Friday, April 06, 2007

Five Questions

These questions were kindly sent to me by Jen at One Plus Two. If you have not stopped by this blog, you should. And you should plan on staying a while. She's a good writer, but more than that she is a good soul and has a lot to say. I am happy I stumbled across her site. She sent along her five questions to me, and here I will post my answers. If you would like to see her post on answering five questions, they are here. Okay, here goes:

  1. You've been tasked to cook a four course meal for the President of the USA. What do you make, and why?

    Broccoli, because he hates it. Dodgy meats cooked rare from the slaughterhouses and feed lots that are allowed to continue to operate without sanctions … side of Peter Pan … Chicken processed in China and shipped back here ... a few bits from a dumpster for those in poverty.

    Okay, I am not a fan of George W. but I will do my patriotic duty to what shred of respect is left for what the office of the presidency should stand for.

    The meal would need to be comprised of nearly all-local ingredients as a lesson in sustainable agriculture for him. Let’s say the president is coming to my table just so I have the home advantage.

    First course: Sweet potato and root vegetable soup with roasted pumpkin seeds, balsamic reduction, topped with crisp sage and a swirl of cream from my favorite grass-fed dairy.

    Second course: Roasted beet salad on fresh-picked spring greens with fennel, savory pecan praline, with rosemary-balsamic vinaigrette, and locally produced goat cheese.

    Third course: We’re a beef town. But I would go with local, grass-fed beef and do a Filet Mignon cooked bleu (very rare) with a local port wine reduction and dried cherry sauce. Purple Asparagus with Creme Fraiche on the side.

    Fourth course: My Vanilla-Sweet Potato Pie with Brown-Sugar Pecan crust and a side of homemade Honey Ice Cream.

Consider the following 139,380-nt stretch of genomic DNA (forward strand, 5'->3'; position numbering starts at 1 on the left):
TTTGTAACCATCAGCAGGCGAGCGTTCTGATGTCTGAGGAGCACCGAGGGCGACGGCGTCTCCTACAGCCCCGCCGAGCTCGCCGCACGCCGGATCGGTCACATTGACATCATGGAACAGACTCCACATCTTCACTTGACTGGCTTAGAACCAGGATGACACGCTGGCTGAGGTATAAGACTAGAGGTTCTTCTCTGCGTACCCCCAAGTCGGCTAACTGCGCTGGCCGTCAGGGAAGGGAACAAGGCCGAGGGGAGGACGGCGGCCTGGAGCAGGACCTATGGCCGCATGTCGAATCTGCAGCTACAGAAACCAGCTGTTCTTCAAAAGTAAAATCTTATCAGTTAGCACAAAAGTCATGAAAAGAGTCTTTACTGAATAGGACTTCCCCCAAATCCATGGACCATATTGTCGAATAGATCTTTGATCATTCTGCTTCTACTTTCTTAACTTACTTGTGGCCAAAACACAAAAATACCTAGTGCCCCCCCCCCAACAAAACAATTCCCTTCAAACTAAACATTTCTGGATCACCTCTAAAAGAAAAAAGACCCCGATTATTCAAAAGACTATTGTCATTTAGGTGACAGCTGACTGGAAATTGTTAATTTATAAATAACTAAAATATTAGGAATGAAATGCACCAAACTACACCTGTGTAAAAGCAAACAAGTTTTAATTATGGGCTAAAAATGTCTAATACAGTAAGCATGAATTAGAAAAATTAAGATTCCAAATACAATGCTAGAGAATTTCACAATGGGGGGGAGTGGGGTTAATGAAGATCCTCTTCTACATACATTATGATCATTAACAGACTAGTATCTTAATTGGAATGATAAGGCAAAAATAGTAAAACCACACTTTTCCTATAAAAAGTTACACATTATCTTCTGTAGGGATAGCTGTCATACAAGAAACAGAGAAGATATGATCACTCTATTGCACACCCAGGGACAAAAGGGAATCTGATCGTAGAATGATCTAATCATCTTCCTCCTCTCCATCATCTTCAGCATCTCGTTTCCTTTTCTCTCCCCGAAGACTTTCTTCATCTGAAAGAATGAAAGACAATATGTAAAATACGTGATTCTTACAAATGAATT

The other guests at the table would be the farmers and ranchers who grew the food. We would discuss the state of agriculture, the farm bill, what’s happening to the bees, and some other pertinent issues. Mr. Bush would have to listen to how hard these people struggle to provide safe, healthy food to our community. No press or cameras would be allowed. Mainly I would be cooking my best to show the farmers my appreciation.

  2. Out of everyone in the world, who would be the 3 people you'd love to gather around the table for a good meal (all must be living).

    Jane Goodall. Joan Didion. George Clooney. I would never have said him years ago, but his work of late as a director and his activism as well as his sense of humor put him on the list. I figure after dinner with Dubya, I am going to need some intelligent conversation and a good laugh.

  3. You've been named Secretary of Nutrition. What is the dietary standard you'd impose on meals in public schools?

    I tip my hat to Alice Waters on this one. No more processed foods, soda or junk foods. Every school will have its own garden. The kids will work in the garden and learn about the food they are producing. There will be a real cook in the kitchen and kids will also learn how to prepare fresh foods and how to eat healthy. Meats, eggs, and dairy will be sourced locally from naturally-raised animals, no antibiotics or hormones.

  4. If you could take a cooking class from any one person, who would it be?

    Julia Child, but that breaks the rule that he/she must be alive. So, Mario Batali. He has a passion for simple good food and a love of life and people that is inspiring.

  5. Since I am overdoing the food theme, I'll shift it to something else. You have 1 million dollars. How do you spend it? (it must be spent rather than saved).

    Well, you tried to get away from food. I have a plan with a local farmer where he does a CSA. The CSA also provides farm access for walking trails and fishing ponds to the members as well as hands-on time growing the food. On site is a kitchen where we teach how to prepare all the seasonal ingredients and teach classes for kids as well. The kitchen can function as a restaurant as well. Proceeds and part of the produce go to local soup kitchens and shelters. The money allows for all this to be put in place, and for me to quit work and staff it full time.
Thanks, Jen! To pay this forward, if you would like me to pose five questions to you, simply put your email address in a comment.

2 comments:

jen said...

your answers are terrific. especially #1. i laughed out loud.

i'd love to be at your dinner table.

The Expatriate Chef said...

I'd love to have you! Thanks. So nice to "meet" you!